This article explains the benefits of the pescatarian diet for people that are considering making changes to their nutrition and health.
Widely accepted as a healthy structural plan for choosing what to eat, the pescatarian diet has numerous benefits for general health, fitness and longevity.
- What is the Pescatarian Diet?
- Is the Pescatarian Diet Vegetarian?
- What are the Benefits of Eating a Pescatarian Diet?
- A Longer Life
- Enhanced General Nutrition
- Reduced Risk of Select Chronic Conditions
- Protection Against Certain Forms of Cancer
- A Great Transitional Tool Towards Vegetarianism
- Pescatarian Food List
- Tips for Making a Pescatarian Diet Work
- Learn More
What is the Pescatarian Diet?
The pescatarian diet cuts out the consumption of all animals except seafood. It is essentially a vegetarian diet with the addition of seafood.
It does include animal products such as milk and cheese.
Is the Pescatarian Diet Vegetarian?
Some common wisdom does classify the pescatarian diet as a vegetarian diet, however I would argue that it is not.
Being vegetarian means not eating animals.
Fish and crustaceans are animals. People eat them as part of a pescatarian diet. Therefore the pescatarian diet is not a vegetarian diet.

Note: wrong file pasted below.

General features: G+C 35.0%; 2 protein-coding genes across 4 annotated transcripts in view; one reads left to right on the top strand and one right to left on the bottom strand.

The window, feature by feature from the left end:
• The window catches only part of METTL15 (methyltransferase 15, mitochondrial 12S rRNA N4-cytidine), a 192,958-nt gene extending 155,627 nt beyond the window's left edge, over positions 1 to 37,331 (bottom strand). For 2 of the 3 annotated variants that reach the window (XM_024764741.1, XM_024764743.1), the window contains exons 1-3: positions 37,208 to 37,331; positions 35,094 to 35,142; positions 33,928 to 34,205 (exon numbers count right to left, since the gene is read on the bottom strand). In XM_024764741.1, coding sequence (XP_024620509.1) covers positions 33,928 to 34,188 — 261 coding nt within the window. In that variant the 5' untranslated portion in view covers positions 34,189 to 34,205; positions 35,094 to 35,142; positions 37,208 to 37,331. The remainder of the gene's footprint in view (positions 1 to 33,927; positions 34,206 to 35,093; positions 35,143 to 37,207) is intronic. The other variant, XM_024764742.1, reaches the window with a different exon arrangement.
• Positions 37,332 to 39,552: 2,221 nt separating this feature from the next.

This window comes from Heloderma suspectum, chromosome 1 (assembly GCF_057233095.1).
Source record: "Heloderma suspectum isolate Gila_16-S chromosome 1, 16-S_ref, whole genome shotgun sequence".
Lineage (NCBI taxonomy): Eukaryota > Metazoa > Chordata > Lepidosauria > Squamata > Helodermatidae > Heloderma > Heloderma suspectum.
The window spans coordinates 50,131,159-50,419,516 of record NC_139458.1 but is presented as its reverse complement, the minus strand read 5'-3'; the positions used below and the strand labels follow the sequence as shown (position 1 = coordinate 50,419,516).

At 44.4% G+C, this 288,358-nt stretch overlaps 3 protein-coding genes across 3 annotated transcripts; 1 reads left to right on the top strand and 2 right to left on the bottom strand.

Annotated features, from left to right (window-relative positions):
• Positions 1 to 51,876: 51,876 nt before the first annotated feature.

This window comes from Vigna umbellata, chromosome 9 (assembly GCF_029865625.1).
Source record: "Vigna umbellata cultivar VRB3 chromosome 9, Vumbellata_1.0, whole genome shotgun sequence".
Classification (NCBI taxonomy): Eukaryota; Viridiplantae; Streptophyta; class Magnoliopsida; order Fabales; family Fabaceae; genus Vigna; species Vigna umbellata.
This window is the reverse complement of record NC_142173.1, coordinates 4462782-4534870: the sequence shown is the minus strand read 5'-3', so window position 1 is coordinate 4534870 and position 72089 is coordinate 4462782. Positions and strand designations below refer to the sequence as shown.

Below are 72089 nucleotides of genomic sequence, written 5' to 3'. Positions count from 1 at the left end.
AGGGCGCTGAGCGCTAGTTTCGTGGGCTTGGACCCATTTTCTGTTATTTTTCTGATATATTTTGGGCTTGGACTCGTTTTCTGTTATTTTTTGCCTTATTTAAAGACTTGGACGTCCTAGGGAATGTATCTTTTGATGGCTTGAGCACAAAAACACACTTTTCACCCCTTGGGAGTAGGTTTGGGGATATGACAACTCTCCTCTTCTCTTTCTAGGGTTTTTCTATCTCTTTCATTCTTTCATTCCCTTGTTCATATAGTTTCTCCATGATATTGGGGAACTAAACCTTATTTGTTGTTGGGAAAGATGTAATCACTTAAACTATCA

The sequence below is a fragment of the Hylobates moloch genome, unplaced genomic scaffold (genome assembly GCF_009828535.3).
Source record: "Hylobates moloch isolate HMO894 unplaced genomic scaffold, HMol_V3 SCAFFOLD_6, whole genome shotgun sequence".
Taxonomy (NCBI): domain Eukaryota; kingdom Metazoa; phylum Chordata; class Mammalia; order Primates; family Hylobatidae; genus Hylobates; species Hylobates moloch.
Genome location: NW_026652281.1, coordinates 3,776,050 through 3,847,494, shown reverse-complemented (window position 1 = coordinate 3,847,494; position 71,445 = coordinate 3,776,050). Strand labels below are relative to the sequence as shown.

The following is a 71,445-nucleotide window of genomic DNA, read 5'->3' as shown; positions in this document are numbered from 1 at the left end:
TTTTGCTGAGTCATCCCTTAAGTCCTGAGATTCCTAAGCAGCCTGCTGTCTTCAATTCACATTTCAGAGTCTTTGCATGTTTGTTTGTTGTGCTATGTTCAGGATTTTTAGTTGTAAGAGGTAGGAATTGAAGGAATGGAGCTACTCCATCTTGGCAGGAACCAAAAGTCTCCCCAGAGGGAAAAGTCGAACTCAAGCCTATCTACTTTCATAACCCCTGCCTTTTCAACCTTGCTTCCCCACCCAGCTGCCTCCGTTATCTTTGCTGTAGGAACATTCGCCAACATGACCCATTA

However, the pescatarian diet does cut out ALL forms of non-marine animals.
Ignoring the ethical side and concentrating on the scientific angle, this places the pescatarian diet much closer to the vegetarian diet in terms of health benefits, macronutrients and food groups.
A great deal of research ties the two together. Many of the benefits are also exceptionally similar.
What are the Benefits of Eating a Pescatarian Diet?
There are numerous benefits to adopting a pescatarian diet.
A Longer Life
One extensive study by the European Journal of Clinical Nutrition found that pescatarians have a lessened risk of premature death that people who eat the full spectrum of meats.
“Pesco-vegetarians…had significantly lower mortality risk from all causes and ischemic heart disease.” The study also found that pescatarians have a “significantly lower all-cancers mortality risk” that meat eating counterparts.
Enhanced General Nutrition
A study by the National Library of Medicine found that pescatarians eat less sodium, cholesterol and saturated fat than the omnivores in the project.
They had higher intakes of fibre and heart-healthy polyunsaturated fats.
The pescatarians also ingested more calcium than vegans, vegetarians and omnivores.
On the other hand, the pescatarian group had a generally lower intake of protein than the meat-eating group.
As high protein levels are essential for people that train hard, make sure that you monitor this and adjust carefully to get the required protein amount if you are a pescatarian, or are considering becoming one.
Reduced Risk of Select Chronic Conditions
Another study found that the pescatarian diet may be able to guard against type 2 diabetes.
The findings demonstrated a lowered risk of developing the condition.